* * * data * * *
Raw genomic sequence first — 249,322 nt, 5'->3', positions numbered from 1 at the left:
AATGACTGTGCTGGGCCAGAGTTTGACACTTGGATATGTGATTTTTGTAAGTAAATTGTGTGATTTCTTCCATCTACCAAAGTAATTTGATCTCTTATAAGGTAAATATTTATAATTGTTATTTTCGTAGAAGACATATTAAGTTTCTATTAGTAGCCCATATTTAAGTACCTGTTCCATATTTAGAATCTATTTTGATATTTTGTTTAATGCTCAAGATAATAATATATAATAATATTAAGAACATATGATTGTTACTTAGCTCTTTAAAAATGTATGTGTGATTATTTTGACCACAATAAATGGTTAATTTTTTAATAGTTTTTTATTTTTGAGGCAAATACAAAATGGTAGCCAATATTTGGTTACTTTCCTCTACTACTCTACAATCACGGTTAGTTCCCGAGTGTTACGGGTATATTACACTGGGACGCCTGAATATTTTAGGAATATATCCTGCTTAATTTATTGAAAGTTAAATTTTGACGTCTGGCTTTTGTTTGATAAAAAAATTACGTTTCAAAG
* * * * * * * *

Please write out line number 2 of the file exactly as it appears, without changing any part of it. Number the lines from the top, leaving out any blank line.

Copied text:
AATGACTGTGCTGGGCCAGAGTTTGACACTTGGATATGTGATTTTTGTAAGTAAATTGTGTGATTTCTTCCATCTACCAAAGTAATTTGATCTCTTATAAGGTAAATATTTATAATTGTTATTTTCGTAGAAGACATATTAAGTTTCTATTAGTAGCCCATATTTAAGTACCTGTTCCATATTTAGAATCTATTTTGATATTTTGTTTAATGCTCAAGATAATAATATATAATAATATTAAGAACATATGATTGTTACTTAGCTCTTTAAAAATGTATGTGTGATTATTTTGACCACAATAAATGGTTAATTTTTTAATAGTTTTTTATTTTTGAGGCAAATACAAAATGGTAGCCAATATTTGGTTACTTTCCTCTACTACTCTACAATCACGGTTAGTTCCCGAGTGTTACGGGTATATTACACTGGGACGCCTGAATATTTTAGGAATATATCCTGCTTAATTTATTGAAAGTTAAATTTTGACGTCTGGCTTTTGTTTGATAAAAAAATTACGTTTCAAAG